“Edelweiß”- A riddle by Alix Eynaudi in Tanzquartier Vienna.
Helmut Ploebst for Der Standart.
The blossoming brand of Austria
Vienna- What is the name of this song? “Auf dem Berge dort oben/ Blühst so rein/ Klein und fein…”
It happened to be in the year 1959 that it has been sung solely in English (“ev’ry morning you greet me”) in the musical The Sound Of Music.
After Yosi Wanunu and The Loose Collective, Alix is the third voice of the Austrian dance and performing art scene that addresses Austria through her work. Her piece Edelweiß – a danced rebus premiered at TQW over the weekend.
Eynaudi (39) comes from France and has been a dancer in the company of Anne Teresa De Keersmaeker for seven years. A few years ago she moved to Vienna. With her new piece she is perhaps now delivering – together with Alice Chauchat, Mark Lorimer and Cecile Tonizzo – a special Merci for what she has experienced here so far. In “Osterlich” (as Austria is called in the film The Great Dictator by Charles Chaplin) one reckons that The Sound Of Music is a subtle revenge of the Americans towards this historic breeding ground of national-socialism. The film, anyway, came onto the market in 1965, exactly twenty years after the costly triumph over the NS-Regime.
The choreographed picture-puzzle by Alix Eynaudi contains allusions to Austria that are entangled with its image. Soft as the blossoms of the Edelweiß are partly the costumes (An Breugelmann) that are based on the reform dresses of Emilie Flöge and in reference to Gustav Klimt. His paintings are likewise a part of the brand Austria. One can speculate about the meaning of the important motives; fishes, a (…) curtain behind which much is camouflaged, and the music of Luc Ferrari and Edgar Varese, underlined with whispering voices and birds’ twittering.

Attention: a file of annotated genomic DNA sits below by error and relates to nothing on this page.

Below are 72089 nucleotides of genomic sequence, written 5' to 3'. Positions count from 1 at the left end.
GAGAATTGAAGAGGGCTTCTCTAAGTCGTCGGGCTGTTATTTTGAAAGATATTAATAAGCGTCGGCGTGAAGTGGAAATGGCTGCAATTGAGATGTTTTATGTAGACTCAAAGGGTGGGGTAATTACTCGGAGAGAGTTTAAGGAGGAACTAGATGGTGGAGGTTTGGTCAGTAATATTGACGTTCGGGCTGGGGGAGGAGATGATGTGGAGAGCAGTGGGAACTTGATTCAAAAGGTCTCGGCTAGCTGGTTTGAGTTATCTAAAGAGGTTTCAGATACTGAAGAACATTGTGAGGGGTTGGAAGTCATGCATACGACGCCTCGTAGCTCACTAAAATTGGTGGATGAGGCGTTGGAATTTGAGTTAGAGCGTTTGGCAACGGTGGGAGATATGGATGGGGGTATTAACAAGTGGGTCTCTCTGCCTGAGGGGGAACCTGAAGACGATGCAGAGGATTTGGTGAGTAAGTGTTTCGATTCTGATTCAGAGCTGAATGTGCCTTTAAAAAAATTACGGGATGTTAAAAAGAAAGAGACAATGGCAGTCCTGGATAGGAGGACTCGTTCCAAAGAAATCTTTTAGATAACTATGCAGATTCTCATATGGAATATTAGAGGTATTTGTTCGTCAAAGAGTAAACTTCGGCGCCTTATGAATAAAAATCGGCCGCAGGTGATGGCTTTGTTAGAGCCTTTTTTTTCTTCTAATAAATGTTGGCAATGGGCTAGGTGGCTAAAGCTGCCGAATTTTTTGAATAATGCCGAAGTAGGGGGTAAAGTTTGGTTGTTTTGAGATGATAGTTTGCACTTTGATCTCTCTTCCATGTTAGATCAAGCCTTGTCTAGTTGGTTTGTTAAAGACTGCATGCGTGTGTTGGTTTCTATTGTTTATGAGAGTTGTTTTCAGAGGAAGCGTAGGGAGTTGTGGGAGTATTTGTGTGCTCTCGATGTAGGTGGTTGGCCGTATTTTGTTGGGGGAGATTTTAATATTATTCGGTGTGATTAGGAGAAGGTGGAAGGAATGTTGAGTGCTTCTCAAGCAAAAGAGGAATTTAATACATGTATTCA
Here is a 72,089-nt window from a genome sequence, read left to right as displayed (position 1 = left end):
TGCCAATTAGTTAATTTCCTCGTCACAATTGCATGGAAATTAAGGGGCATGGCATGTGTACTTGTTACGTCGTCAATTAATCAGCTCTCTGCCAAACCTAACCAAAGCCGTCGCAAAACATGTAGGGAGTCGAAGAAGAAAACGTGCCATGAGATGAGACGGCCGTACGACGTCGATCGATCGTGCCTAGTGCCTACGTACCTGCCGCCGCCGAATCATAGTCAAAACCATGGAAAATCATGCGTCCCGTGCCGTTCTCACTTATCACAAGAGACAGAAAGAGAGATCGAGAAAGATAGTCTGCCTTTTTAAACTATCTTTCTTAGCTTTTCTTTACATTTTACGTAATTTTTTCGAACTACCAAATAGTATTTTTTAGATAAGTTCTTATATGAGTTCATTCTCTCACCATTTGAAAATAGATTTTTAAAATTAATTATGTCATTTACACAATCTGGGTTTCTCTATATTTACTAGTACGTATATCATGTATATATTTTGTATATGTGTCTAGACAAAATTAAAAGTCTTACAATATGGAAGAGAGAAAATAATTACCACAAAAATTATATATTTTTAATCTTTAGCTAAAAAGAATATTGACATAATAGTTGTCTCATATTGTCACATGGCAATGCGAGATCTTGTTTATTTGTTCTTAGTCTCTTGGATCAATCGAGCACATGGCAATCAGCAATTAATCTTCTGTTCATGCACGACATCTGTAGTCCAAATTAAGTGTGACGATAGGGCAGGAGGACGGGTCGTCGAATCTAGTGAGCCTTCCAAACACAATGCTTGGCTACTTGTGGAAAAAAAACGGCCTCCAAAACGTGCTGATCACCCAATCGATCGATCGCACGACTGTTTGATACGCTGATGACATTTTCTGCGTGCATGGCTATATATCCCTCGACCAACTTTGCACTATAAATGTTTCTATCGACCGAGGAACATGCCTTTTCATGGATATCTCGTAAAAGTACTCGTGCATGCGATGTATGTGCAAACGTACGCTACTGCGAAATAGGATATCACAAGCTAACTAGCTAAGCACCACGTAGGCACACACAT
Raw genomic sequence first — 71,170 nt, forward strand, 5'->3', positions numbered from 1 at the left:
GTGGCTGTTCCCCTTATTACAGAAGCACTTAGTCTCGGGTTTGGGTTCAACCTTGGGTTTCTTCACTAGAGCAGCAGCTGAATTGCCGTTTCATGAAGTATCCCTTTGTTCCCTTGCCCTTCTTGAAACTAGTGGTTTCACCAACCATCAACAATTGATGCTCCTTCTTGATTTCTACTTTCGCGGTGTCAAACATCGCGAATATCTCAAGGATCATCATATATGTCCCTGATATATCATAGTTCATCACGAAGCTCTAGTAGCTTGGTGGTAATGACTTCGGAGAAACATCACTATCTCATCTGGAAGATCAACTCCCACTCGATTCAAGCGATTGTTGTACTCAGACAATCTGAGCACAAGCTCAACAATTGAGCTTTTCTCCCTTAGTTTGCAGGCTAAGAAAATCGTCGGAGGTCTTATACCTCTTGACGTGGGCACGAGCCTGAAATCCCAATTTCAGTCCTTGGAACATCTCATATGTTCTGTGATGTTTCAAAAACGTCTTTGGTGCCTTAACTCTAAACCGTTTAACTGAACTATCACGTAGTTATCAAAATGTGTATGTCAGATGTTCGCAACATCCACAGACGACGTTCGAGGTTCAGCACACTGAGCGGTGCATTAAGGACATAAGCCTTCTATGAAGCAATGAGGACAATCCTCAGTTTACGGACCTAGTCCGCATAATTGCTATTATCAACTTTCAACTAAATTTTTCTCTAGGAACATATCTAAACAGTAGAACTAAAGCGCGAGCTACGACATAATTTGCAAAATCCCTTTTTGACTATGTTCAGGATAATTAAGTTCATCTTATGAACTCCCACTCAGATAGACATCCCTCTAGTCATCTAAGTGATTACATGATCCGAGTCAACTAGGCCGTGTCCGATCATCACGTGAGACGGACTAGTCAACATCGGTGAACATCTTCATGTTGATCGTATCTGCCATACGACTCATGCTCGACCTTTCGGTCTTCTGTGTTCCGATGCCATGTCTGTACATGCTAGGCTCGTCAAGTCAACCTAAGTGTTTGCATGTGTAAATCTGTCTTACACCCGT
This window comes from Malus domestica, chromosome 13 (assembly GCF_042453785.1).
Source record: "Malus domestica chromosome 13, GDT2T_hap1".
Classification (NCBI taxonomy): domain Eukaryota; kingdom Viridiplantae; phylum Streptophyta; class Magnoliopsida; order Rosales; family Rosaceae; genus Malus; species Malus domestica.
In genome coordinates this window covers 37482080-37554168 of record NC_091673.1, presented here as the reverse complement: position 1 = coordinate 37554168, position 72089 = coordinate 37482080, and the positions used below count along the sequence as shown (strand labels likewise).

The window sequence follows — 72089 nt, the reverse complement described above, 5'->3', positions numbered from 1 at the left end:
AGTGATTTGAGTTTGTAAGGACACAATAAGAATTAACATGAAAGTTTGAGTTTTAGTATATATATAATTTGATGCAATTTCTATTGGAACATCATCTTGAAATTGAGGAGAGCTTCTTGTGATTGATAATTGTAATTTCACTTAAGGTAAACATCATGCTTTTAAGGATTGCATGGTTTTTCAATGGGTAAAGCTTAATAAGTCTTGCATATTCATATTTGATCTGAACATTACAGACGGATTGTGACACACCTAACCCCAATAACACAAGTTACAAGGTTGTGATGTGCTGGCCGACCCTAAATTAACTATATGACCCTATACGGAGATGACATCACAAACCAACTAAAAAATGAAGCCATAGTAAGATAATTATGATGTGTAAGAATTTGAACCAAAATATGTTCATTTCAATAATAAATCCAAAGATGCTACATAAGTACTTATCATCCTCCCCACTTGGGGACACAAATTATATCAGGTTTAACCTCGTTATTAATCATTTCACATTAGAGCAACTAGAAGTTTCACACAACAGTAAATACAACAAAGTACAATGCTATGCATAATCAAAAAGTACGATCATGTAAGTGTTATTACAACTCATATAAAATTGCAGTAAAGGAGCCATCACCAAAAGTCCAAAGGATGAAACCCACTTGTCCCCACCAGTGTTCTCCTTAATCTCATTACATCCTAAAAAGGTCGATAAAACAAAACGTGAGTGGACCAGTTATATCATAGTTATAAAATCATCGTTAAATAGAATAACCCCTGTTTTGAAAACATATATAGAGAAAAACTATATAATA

Autobiographical elements can be recognized through the representation of a child on a pedestal box and a wooden sculpture in form of a mother stork that is feeding her child.
Alix is dancing with this object with notable care. She became a mother here.
She is standing on the pedestal and holding, in front of herself, a drawing of circular stairs that are leading into a dark profundity – or out of one. At one point, only the choreographed spotlights (Bruno Pocheron) are performing on the abandoned stage. Then, cuts of light appear on a dark background in the style of the famous “Tagli-Bildern” by Lucio Fontana.
Edelweiß is a statement towards performing arts that are more and more compelled to be useful, participatory and integrative. Fine, if art makers do it voluntarily – but the obligation from the outside is totalitarian. Eynaudi is resisting it, justifiably.